Canberra Sinfonia performs Mozart & Schubert. Canberra Sinfonia conducted by Leonard Weiss. Wesley Uniting Church, Forrest. Saturday, July 21 at 3pm. $20/$15. trybooking.com/WRJR. More information: canberrasinfonia.com.
One thing Canberra would not seem to be short of, given its size, is music ensembles. But Leonard Weiss, who is already the conductor of two of them - the Canberra Youth Orchestra and the National Capital Orchestra - and is the latter's artistic director, has now taken on the dual role as conductor/artistic director with a newly created third. The Canberra Sinfonia, which is under the patronage of soprano Louise Page, a keen supporter of young musicians, will have its first concert on Saturday, July 21, in a joint venture with Wesley Music Centre.
Weiss formed the Canberra Sinfonia along with Helena Popovic as orchestra manager and Alison Mountain as media manager. He says one of the aims of the chamber-sized ensemble is to perform interesting repertoire not covered by the larger orchestras. They tend not to go back much before Beethoven, he says, and play music up to the present, so the Canberra Sinfonia will have its own style: smaller-scale, with a focus on late baroque and early classical music, from the mid-1700s to about 1825.
He says, "There's some really interesting repertoire to perform."
For the first concert, Weiss will conduct the Canberra Sinfonia - with 22 players - in Mozart's Symphony No. 29 n A major, K. 201/186a and Schubert's Symphony No. 5 in B-flat major, D. 485.e
Weiss says of the 29 early symphonies Mozart wrote by the time he reached 18, "Symphonies 25 and 29 stand out as beautifully sophisticated. It was quite an amazing period."
Weiss says Symphony No. 29 is a good demonstration of classical symphonic form. Mozart, he says, "takes small melodic fragments and finds clever ways to use them and to pass them to other instruments ... It's clever structurally."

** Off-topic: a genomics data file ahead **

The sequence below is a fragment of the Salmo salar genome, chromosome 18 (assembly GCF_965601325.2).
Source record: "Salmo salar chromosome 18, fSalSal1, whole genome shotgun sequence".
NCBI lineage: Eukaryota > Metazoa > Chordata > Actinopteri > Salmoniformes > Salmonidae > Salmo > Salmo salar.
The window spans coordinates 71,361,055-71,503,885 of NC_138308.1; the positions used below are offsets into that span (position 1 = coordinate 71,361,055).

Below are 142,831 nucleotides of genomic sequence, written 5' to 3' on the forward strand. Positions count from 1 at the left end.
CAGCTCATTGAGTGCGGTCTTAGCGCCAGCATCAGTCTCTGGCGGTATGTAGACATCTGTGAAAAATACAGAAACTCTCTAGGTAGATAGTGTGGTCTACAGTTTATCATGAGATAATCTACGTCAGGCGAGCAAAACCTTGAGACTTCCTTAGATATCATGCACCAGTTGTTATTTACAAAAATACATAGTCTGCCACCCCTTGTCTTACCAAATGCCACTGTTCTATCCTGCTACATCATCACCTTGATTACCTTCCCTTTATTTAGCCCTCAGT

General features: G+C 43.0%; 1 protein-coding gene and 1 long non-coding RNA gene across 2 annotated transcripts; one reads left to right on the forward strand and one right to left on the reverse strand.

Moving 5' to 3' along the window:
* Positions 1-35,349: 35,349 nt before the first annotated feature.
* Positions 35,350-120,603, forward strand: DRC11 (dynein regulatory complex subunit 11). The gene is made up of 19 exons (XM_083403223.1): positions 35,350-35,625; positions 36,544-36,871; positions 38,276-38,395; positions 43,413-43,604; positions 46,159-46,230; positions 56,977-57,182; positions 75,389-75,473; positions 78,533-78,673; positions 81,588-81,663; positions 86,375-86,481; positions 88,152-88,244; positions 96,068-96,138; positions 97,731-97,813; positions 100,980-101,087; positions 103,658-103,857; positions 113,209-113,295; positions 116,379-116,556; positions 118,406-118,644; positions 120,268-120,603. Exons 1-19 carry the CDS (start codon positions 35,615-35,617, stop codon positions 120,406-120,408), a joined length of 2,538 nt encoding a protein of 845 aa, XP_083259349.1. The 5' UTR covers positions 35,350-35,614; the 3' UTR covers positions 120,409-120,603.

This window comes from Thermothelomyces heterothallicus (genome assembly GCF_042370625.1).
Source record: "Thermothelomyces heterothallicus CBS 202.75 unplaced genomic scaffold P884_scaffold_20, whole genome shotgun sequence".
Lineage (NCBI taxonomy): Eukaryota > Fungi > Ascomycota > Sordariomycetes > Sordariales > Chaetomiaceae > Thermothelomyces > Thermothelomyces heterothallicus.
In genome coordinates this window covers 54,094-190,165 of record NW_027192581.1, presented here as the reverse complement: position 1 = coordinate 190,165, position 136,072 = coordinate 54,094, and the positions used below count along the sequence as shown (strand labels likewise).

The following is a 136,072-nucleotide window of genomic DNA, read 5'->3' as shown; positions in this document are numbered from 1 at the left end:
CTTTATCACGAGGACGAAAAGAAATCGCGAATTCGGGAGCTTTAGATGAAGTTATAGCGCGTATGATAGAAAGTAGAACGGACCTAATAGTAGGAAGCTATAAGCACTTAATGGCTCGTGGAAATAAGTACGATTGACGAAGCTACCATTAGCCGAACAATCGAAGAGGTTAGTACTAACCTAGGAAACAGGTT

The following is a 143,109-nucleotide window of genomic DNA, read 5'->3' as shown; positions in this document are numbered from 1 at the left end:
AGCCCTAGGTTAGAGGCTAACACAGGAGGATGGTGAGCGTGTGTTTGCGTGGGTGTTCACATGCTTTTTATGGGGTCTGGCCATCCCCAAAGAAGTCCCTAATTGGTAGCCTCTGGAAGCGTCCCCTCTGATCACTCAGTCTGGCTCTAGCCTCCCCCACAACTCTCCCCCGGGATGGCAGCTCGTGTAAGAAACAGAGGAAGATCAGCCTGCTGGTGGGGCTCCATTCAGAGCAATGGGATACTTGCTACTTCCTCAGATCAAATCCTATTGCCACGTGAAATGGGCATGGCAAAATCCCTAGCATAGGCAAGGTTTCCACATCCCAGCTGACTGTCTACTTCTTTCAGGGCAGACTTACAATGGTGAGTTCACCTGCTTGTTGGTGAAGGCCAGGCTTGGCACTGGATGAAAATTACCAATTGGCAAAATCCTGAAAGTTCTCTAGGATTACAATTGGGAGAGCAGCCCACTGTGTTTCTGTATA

Schubert wrote his fifth symphony at the age of 19 in 1816, the same year he completed 150 art songs. Weiss says it structurally follows in the same form as the Mozart symphony, making clever use of melodic fragments, but also shows development of the form.
"Mozart stayed very much in closely related keys; Schubert is a lot more adventurous."
As well as playing under-explored repertoire, Weiss and company had another purpose in forming the Canberra Sinfonia: they wanted to create a semi-professional orchestra that would provide opportunities for emerging professional musicians in the ACT. Some are past or present members of the Canberra Youth Orchestra; others are younger members of the Canberra Symphony Orchestra; still others are young freelance professional musicians. They will be paid from ticket sales.
"There are two concerts scheduled for this year," Weiss says. The Sinfonia will have its second concert - repertoire to be confirmed - on October 7.
"We'll see if it's a success," Weiss says.
If the ensemble does prove to have legs, Weiss hopes to have four concerts next and to take the Sinfonia to Goulburn to perform.
Among the composers he names as possibilities for future concerts are C.P.E. Bach and Boccherini, and he wouldn't turn up his nose at performing Vivaldi's The Four Seasons, either.
More information: canberrasinfonia.com.